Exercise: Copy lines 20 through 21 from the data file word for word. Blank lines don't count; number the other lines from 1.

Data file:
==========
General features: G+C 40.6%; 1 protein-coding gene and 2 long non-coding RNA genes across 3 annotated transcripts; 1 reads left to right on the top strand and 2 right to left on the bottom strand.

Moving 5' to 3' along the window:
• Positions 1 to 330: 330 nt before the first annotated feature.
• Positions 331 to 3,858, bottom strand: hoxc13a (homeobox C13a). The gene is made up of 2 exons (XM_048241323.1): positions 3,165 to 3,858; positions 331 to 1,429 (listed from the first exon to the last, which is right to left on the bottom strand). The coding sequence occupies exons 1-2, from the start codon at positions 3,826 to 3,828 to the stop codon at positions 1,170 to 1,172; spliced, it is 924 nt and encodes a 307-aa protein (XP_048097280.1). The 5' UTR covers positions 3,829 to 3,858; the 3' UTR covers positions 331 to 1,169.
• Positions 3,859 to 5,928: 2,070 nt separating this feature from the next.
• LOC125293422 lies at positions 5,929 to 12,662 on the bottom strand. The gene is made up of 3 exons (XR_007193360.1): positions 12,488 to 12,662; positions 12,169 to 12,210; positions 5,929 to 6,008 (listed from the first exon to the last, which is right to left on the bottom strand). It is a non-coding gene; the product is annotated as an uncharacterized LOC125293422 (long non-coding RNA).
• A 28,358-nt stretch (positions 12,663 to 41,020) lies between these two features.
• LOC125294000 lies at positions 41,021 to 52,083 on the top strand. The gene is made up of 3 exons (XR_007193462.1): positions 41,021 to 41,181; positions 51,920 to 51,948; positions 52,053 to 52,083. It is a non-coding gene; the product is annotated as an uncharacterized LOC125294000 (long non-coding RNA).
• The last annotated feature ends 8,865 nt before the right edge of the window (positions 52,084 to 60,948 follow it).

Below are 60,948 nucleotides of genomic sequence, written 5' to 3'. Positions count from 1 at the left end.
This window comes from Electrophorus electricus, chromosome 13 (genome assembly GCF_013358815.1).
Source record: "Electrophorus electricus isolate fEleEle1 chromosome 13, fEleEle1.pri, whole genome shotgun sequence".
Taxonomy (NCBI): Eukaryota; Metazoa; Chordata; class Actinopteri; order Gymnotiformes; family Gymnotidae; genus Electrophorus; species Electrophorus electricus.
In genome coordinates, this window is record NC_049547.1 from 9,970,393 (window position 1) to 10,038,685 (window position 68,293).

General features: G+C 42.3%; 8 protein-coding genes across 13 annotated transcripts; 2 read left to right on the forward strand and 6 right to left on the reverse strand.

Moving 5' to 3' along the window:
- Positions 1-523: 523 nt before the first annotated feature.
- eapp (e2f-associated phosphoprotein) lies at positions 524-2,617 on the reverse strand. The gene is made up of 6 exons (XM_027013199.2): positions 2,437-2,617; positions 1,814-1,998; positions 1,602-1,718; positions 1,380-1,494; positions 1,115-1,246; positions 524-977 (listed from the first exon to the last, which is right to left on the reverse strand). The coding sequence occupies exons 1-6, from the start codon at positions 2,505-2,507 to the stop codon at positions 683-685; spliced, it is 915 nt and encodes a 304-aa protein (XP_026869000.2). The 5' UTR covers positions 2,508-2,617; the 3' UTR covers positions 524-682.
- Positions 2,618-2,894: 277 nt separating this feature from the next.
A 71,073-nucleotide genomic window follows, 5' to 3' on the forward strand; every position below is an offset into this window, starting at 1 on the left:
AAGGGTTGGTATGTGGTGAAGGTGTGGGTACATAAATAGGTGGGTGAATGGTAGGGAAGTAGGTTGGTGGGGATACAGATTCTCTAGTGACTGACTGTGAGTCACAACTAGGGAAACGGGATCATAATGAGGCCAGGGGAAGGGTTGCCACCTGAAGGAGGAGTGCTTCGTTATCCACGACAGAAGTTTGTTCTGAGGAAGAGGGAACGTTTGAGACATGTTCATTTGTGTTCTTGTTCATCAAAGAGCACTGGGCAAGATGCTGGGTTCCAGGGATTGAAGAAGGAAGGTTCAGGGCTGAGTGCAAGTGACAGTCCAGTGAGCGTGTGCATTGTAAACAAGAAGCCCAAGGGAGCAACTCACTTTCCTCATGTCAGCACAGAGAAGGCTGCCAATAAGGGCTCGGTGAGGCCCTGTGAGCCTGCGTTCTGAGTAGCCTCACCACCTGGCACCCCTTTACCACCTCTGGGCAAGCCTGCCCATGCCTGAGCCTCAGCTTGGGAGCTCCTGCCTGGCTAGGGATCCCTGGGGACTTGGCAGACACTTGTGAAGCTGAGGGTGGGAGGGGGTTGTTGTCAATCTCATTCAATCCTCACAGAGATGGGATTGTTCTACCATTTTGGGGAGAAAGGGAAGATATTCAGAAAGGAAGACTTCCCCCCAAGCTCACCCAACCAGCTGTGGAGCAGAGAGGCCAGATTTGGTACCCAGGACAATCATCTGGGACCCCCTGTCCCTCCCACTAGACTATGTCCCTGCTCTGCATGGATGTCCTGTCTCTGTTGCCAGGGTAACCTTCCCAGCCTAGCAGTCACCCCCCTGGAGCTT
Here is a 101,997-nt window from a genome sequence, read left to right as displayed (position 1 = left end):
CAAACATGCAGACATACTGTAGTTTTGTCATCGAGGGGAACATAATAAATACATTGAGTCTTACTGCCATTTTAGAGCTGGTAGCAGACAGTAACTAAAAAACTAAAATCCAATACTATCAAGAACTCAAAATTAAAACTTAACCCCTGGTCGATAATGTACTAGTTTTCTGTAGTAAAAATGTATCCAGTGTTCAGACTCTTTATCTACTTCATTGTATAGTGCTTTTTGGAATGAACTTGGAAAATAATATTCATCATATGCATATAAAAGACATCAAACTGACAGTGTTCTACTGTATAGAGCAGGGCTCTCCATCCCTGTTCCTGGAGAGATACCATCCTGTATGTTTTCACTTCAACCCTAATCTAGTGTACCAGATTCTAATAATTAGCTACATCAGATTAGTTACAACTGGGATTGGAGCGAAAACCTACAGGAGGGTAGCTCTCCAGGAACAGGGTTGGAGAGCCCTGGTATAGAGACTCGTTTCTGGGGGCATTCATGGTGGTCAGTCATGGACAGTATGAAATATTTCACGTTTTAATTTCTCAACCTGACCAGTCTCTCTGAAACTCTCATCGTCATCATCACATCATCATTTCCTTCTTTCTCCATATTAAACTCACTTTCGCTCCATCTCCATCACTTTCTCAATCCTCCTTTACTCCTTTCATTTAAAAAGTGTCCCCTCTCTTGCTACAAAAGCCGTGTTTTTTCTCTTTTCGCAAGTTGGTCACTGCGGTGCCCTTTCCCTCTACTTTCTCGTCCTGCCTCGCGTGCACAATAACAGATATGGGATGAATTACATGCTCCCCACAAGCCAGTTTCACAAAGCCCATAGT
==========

A 71,073-nucleotide genomic window follows, 5' to 3' on the forward strand; every position below is an offset into this window, starting at 1 on the left:
AAGGGTTGGTATGTGGTGAAGGTGTGGGTACATAAATAGGTGGGTGAATGGTAGGGAAGTAGGTTGGTGGGGATACAGATTCTCTAGTGACTGACTGTGAGTCACAACTAGGGAAACGGGATCATAATGAGGCCAGGGGAAGGGTTGCCACCTGAAGGAGGAGTGCTTCGTTATCCACGACAGAAGTTTGTTCTGAGGAAGAGGGAACGTTTGAGACATGTTCATTTGTGTTCTTGTTCATCAAAGAGCACTGGGCAAGATGCTGGGTTCCAGGGATTGAAGAAGGAAGGTTCAGGGCTGAGTGCAAGTGACAGTCCAGTGAGCGTGTGCATTGTAAACAAGAAGCCCAAGGGAGCAACTCACTTTCCTCATGTCAGCACAGAGAAGGCTGCCAATAAGGGCTCGGTGAGGCCCTGTGAGCCTGCGTTCTGAGTAGCCTCACCACCTGGCACCCCTTTACCACCTCTGGGCAAGCCTGCCCATGCCTGAGCCTCAGCTTGGGAGCTCCTGCCTGGCTAGGGATCCCTGGGGACTTGGCAGACACTTGTGAAGCTGAGGGTGGGAGGGGGTTGTTGTCAATCTCATTCAATCCTCACAGAGATGGGATTGTTCTACCATTTTGGGGAGAAAGGGAAGATATTCAGAAAGGAAGACTTCCCCCCAAGCTCACCCAACCAGCTGTGGAGCAGAGAGGCCAGATTTGGTACCCAGGACAATCATCTGGGACCCCCTGTCCCTCCCACTAGACTATGTCCCTGCTCTGCATGGATGTCCTGTCTCTGTTGCCAGGGTAACCTTCCCAGCCTAGCAGTCACCCCCCTGGAGCTT